WHO responds to Trump criticism, warns of ‘many more body bags’

The World Health Organisation's Director General has responsed to US President Donald Trump's criticism of the organisation, saying countries should avoid politicising the virus issue "if you don't want to have many more body bags".

On Tuesday, Trump tweeted that "the W.H.O. really blew it," accusing the organisation of being "very China centric." He said at a news briefing that he would consider cutting funding to the WHO.

Tedros Adhanom Ghebreyesus, Director General of the World Health Organisation.Credit:Bloomberg

The UN agency has resisted following the Trump administration's line of accusing China of worsening the pandemic by withholding information, instead taking a conciliatory approach of praising all countries for their cooperation.

WHO Director General Tedros Adhanom Ghebreyesus said at a news conference on Wednesday that "the focus of all political parties should be to save their people." He said the WHO's stance was that even strong countries would be in more crisis without unifying.

He sought to rise above sharp criticism and threats of funding cuts, quipping: "Why would I care about being attacked when people are dying?"

Earlier on Wednesday, the WHO's regional director for Europe, Hans Kluge, said "this is not the time to cut back on funding" for the organisation.

"We are still in the acute phase of a pandemic," Kluge said. He did not directly mention the US.

When asked if he had decided to cut funding on Tuesday, Trump backtracked and indicated that he is still considering the measure.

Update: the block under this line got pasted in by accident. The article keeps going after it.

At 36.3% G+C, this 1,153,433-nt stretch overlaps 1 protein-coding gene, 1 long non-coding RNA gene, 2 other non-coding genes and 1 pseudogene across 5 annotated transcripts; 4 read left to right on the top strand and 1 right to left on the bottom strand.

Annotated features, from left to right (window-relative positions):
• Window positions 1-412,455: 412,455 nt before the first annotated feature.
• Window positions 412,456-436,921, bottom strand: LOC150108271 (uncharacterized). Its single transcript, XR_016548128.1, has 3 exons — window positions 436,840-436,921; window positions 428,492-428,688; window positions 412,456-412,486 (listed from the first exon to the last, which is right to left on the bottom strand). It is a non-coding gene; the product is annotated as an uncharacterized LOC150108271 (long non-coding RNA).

"We're going to look at it," Trump said.

The WHO has often operated on thin margins, relying on contributions from member states and other donors. During the current funding cycle, more than 14 per cent of the organisation's money has come from the US government, according to health news service Stat.

At the Wednesday briefing, WHO official Bruce Aylward also rejected Trump's criticism that the organisation "seemed to be very China centric." China is a WHO member state.

"We want to look at the World Health Organisation because they called it wrong," Trump said on Tuesday. "They called it wrong. They missed the call. They could have called it months earlier. They would have known. They should have known, and they probably did know, so we'll be looking into that very carefully."

Health analysts have countered that the WHO was reporting about a pneumonia of unknown cause in late December. The organisation declared a global health emergency on January 30. It then declared the coronavirus outbreak a pandemic on March 11 and criticised countries for not acting aggressively enough to limit its spread.

On Tuesday, the 24-hour death toll from the novel coronavirus surpassed 1850 in the US, a record for any country in a single day. The grim figure was reached as Wuhan, the Chinese city where the deadly outbreak first emerged, reopened after nearly 11 weeks of lockdown.

In a report sent to the White House, a panel of experts associated with the National Academies of Sciences, Engineering and Medicine finds that the coronavirus is unlikely to significantly wane with the arrival of summer, though many uncertainties remain.

These findings are in line with previous studies offering hypotheses regarding how the virus may behave in warmer and more humid conditions. They represent an attempt to help distil the evidence for and against reduced virus transmissibility during warm weather.

The report, known as a "rapid expert consultation," is addressed to Kelvin Droegemeier, head of the White House's Office of Science and Technology Policy and acting director of the National Science Foundation.

The report serves as a warning to the White House not to count on a summer respite and to brace for a second wave of the virus once the first surge in cases is over. Trump and the country's top infectious-diseases researcher, Anthony Fauci, have touted the possibility that the coronavirus pandemic may ease this summer.

"Given that countries currently in 'summer' climates, such as Australia and Iran, are experiencing rapid virus spread, a decrease in cases with increases in humidity and temperature elsewhere should not be assumed," the NAS report said.

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